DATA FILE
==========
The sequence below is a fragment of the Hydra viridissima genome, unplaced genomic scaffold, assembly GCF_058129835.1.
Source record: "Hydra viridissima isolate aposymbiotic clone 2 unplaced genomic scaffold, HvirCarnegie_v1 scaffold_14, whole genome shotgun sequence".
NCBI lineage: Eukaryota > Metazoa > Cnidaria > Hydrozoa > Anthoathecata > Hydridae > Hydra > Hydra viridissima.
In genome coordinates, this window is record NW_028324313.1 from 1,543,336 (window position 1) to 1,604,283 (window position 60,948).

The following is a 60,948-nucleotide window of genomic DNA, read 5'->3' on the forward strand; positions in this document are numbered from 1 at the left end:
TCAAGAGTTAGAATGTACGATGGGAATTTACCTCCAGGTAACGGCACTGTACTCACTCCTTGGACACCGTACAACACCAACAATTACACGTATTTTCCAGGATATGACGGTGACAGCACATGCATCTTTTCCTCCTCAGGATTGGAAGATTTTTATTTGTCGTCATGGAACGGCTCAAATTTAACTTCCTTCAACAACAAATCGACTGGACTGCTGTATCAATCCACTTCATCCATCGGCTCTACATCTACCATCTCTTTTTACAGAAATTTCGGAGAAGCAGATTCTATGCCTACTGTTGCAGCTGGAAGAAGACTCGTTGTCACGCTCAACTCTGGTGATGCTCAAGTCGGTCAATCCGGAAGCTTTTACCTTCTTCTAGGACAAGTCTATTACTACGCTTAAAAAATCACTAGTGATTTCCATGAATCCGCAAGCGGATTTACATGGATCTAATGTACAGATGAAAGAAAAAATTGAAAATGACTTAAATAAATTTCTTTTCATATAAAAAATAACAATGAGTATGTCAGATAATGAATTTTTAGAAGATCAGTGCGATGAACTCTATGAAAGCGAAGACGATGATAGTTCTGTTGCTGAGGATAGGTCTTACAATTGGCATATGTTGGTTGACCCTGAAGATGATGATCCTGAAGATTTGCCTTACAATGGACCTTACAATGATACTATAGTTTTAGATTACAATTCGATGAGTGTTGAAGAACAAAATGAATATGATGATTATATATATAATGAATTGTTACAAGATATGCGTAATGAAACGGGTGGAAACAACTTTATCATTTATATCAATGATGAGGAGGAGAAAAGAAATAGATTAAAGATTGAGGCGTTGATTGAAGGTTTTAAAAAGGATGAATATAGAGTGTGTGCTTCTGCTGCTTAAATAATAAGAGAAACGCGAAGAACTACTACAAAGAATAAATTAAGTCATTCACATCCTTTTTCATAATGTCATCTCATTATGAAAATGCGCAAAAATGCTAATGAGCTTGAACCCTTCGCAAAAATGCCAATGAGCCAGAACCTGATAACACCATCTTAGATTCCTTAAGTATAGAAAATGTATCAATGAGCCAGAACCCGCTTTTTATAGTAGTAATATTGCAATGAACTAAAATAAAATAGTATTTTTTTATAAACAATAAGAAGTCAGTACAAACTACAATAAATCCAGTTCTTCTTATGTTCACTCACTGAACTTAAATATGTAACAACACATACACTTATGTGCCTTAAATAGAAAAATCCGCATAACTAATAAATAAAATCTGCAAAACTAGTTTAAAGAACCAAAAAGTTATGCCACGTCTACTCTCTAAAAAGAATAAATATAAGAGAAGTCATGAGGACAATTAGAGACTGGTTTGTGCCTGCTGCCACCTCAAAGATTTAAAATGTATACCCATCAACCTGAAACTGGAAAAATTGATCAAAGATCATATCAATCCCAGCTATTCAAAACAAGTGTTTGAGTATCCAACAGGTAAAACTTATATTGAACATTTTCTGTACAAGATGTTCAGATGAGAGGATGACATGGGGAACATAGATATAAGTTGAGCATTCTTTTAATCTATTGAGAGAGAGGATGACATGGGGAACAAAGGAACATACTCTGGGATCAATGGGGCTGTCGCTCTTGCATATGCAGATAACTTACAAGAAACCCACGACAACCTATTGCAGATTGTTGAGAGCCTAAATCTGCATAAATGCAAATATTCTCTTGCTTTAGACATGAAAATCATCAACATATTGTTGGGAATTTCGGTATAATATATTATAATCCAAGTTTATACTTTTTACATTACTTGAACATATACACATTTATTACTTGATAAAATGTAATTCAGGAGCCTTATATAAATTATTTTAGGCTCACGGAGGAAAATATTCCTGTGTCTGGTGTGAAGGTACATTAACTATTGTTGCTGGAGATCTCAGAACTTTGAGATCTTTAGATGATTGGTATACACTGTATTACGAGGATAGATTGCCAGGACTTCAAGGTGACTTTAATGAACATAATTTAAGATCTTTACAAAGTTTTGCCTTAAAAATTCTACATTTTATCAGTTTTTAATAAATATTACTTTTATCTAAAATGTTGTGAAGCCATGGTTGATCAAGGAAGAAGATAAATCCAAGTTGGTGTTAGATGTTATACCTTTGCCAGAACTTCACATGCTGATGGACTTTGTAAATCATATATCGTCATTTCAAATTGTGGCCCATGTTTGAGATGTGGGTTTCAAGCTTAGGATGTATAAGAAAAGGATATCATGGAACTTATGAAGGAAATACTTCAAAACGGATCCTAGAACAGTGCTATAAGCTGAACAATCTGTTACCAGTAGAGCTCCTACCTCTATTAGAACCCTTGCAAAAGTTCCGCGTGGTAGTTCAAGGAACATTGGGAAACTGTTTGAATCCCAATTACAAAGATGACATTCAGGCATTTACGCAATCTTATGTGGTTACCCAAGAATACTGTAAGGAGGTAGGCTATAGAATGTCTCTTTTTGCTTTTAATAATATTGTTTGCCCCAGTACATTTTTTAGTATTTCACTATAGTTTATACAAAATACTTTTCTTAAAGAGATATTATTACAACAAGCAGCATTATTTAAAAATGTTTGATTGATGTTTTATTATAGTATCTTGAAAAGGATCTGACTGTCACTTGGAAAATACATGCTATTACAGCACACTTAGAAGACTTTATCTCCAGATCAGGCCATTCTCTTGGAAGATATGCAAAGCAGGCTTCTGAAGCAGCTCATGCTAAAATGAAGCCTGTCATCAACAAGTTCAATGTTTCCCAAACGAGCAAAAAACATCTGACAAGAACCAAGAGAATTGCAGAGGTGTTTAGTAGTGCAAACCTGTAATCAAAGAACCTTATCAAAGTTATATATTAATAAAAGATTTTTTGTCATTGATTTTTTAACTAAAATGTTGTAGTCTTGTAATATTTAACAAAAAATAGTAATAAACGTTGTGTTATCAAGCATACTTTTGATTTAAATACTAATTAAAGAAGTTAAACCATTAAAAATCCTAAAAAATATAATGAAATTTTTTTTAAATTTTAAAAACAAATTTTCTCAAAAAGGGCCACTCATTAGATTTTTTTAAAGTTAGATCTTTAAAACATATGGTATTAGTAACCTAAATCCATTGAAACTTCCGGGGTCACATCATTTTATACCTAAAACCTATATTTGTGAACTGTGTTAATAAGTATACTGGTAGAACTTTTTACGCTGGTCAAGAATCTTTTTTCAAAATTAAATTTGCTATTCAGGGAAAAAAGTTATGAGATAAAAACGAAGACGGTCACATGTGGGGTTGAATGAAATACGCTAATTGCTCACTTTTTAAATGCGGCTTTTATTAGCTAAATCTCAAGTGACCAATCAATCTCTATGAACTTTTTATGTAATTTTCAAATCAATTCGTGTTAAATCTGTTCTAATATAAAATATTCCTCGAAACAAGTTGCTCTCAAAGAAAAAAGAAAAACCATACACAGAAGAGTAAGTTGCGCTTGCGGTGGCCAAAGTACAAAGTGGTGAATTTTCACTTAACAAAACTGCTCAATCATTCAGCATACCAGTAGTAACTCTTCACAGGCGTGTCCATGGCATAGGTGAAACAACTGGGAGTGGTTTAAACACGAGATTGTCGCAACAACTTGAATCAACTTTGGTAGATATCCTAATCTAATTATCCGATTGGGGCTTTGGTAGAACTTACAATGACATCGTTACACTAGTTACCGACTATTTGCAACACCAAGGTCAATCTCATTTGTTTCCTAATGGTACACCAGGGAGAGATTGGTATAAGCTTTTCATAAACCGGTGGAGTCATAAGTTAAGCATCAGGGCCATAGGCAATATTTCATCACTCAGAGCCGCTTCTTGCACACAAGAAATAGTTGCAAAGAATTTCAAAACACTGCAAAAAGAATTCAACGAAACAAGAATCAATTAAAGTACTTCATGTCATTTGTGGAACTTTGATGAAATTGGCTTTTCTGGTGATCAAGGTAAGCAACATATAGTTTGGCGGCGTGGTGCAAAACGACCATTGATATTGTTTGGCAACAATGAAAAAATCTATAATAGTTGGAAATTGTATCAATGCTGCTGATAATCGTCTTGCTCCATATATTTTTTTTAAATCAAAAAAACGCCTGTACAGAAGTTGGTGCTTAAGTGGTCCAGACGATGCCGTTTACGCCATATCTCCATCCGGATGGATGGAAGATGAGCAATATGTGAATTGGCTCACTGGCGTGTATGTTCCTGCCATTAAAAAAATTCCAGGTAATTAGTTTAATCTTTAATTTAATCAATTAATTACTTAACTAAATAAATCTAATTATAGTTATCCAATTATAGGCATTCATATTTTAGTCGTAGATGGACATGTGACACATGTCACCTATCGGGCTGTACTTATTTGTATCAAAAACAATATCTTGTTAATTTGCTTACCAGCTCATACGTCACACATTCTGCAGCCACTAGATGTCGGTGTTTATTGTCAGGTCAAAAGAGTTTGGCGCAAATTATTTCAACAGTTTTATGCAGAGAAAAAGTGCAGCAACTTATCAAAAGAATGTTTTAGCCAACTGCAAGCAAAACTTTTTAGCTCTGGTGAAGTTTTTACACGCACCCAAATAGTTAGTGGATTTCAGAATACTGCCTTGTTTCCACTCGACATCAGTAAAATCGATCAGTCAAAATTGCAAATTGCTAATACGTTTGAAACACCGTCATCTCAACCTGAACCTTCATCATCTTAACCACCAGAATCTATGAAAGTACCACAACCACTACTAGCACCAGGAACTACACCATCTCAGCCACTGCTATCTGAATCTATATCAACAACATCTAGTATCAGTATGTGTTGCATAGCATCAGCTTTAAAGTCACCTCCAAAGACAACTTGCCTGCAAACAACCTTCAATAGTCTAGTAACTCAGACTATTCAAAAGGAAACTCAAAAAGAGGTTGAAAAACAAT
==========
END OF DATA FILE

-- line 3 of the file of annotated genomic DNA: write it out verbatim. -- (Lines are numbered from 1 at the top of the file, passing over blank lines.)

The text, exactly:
NCBI lineage: Eukaryota > Metazoa > Cnidaria > Hydrozoa > Anthoathecata > Hydridae > Hydra > Hydra viridissima.